Running The Numbers On A Transition To Renewable Energy

11:56 minutes

Solar panels in the Mojave desert. Credit: U.S. Department of the Interior.

Over a hundred nations around the world could shift their economies entirely over to renewable energy sources such as solar, wind, and hydroelectric, a new study has found. Writing in the journal Joule, researchers map out the blend of energy sources that each of the 139 countries would need to power themselves after completely switching residential, transportation, and industrial energy needs over to electrical power.

[The bad news about California’s solar power? There’s too much of it.]

Mark Z. Jacobson, a professor of civil and environmental engineering at Stanford University and one of the authors of the report, says that a complete shift to renewable energy sources would not be as difficult as some say, and would bring both economic and environmental benefits.


Segment Guests

Mark Z. Jacobson

Mark Jacobson is a professor of civil and environmental engineering and the director of the Atmosphere/Energy Program at Stanford University in Stanford, California.

Segment Transcript

IRA FLATOW: This is Science Friday. I’m Ira Flatow. Every week we hear about more solar or wind resources coming online. So, is an entirely renewable future a possibility? Just using renewables, nothing else.

A new study finds that countries around the world could shift their economies entirely over to renewable energy sources, such as solar, wind, hydroelectric– could do the switchover by the year 2050. The researchers map out the blend of energy sources that each of 139 countries would need to completely switch their energy to electric power. The report was published this week in the journal Jewel.

Mark Z Jacobson is a professor of civil and environmental engineering at Stanford. He’s also director of the Atmosphere Energy Program there and one of the authors of the report. And he joins me today from the Stanford campus. Welcome back to the program.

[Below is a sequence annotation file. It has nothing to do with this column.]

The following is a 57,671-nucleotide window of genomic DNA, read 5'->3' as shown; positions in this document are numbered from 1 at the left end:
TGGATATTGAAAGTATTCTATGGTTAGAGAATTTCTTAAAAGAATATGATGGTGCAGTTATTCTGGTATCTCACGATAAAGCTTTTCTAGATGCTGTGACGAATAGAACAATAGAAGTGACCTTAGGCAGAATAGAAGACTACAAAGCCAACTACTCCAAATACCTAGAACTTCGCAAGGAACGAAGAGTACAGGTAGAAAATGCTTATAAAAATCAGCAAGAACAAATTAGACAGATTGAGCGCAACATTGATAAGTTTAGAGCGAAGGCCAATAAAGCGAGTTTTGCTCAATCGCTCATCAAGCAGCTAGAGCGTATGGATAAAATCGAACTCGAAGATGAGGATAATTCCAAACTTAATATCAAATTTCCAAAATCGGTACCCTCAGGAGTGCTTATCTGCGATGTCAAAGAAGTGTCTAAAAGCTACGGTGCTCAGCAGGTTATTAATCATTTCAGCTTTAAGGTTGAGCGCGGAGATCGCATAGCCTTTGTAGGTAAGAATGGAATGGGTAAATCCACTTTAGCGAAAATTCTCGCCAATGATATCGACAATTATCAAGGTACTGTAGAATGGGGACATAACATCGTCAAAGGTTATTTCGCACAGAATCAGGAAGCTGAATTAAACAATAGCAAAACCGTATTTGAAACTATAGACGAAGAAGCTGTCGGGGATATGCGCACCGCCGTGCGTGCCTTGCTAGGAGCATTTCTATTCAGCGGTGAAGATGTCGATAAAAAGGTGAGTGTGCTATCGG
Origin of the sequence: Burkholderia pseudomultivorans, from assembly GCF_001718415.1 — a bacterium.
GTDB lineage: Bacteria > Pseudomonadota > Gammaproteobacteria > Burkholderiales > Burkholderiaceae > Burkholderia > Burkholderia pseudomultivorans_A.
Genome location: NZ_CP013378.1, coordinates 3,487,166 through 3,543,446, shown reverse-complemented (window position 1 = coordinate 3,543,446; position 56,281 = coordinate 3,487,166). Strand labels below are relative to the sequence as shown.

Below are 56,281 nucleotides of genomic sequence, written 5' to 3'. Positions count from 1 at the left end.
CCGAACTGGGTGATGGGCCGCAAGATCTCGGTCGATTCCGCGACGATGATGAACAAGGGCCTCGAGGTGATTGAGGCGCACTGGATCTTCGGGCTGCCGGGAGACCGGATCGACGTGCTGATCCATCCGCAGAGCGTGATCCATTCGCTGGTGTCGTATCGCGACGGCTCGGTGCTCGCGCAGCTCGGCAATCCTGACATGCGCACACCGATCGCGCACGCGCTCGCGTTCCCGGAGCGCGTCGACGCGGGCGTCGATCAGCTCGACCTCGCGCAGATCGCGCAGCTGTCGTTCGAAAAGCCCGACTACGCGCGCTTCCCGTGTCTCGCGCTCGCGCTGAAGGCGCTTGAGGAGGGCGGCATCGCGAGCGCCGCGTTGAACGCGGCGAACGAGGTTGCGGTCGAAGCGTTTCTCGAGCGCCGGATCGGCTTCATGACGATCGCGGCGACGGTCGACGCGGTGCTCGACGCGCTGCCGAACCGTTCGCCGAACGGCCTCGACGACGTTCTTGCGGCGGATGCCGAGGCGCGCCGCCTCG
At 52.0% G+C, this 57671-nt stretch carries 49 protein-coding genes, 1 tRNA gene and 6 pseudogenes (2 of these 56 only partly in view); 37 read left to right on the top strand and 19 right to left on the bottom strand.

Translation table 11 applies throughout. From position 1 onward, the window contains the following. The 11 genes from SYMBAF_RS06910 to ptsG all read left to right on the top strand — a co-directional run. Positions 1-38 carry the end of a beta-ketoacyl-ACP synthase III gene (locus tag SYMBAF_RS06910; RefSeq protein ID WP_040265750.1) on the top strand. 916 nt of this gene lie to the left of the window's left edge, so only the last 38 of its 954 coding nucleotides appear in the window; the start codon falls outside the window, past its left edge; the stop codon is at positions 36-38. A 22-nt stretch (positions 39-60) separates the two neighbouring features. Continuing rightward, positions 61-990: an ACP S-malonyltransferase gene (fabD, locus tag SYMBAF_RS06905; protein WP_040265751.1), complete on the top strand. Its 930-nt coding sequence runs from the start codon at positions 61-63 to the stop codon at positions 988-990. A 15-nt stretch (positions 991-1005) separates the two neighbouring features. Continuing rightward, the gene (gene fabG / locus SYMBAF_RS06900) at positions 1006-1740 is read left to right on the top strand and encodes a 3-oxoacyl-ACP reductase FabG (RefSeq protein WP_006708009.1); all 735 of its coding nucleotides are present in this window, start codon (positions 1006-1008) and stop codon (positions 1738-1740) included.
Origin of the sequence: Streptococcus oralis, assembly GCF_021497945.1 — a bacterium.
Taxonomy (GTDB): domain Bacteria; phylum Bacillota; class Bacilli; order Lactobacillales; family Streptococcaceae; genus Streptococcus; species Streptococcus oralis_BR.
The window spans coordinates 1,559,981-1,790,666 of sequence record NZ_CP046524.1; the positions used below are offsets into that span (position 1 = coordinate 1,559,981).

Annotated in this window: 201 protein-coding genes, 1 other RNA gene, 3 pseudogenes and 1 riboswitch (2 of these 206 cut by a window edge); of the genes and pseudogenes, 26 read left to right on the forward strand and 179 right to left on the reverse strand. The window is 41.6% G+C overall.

MARK JACOBSON: Thanks for having me on, Ira.

IRA FLATOW: Seems like a huge challenge you would have here to get most of the world entirely on renewable energy, what, in the next 30 some years?

MARK JACOBSON: Yeah, it is a challenge, but it’s very important to do. In fact, we want 80% of it by 2030 and 100% by 2050. And the idea here is to electrify all energy sectors. That’s transportation, heating, cooling, industry, agriculture, forestry, and fishing, and provide that electricity with 100% wind, water, and solar power for all these purposes.

IRA FLATOW: And you found in surveying all these countries that that is possible?

MARK JACOBSON: Well, we think it’s possible, at least in terms of the resources available, in terms of the energy supplying the energy needed, and in terms of the costs and also the benefits. There are so many benefits that far outweigh the costs.

There are some countries that are going to be more challenging, others– particularly high density, really small countries like Singapore, Hong Kong, and Gibraltar. But most countries, it’s actually a little bit easier than I thought it would be.

IRA FLATOW: Really? Give me an idea what you mean.

MARK JACOBSON: Well, especially bigger countries there’s plenty of resource. There’s plenty of solar resource, plenty of wind resource, and, well first of all, when you electrify, you reduce your power demand significantly. And if you provide that with clean renewable energy, you go down 13% of energy because you no longer need to mine, transport, or refine fossil fuels. And 13% of all energy worldwide is used for just that.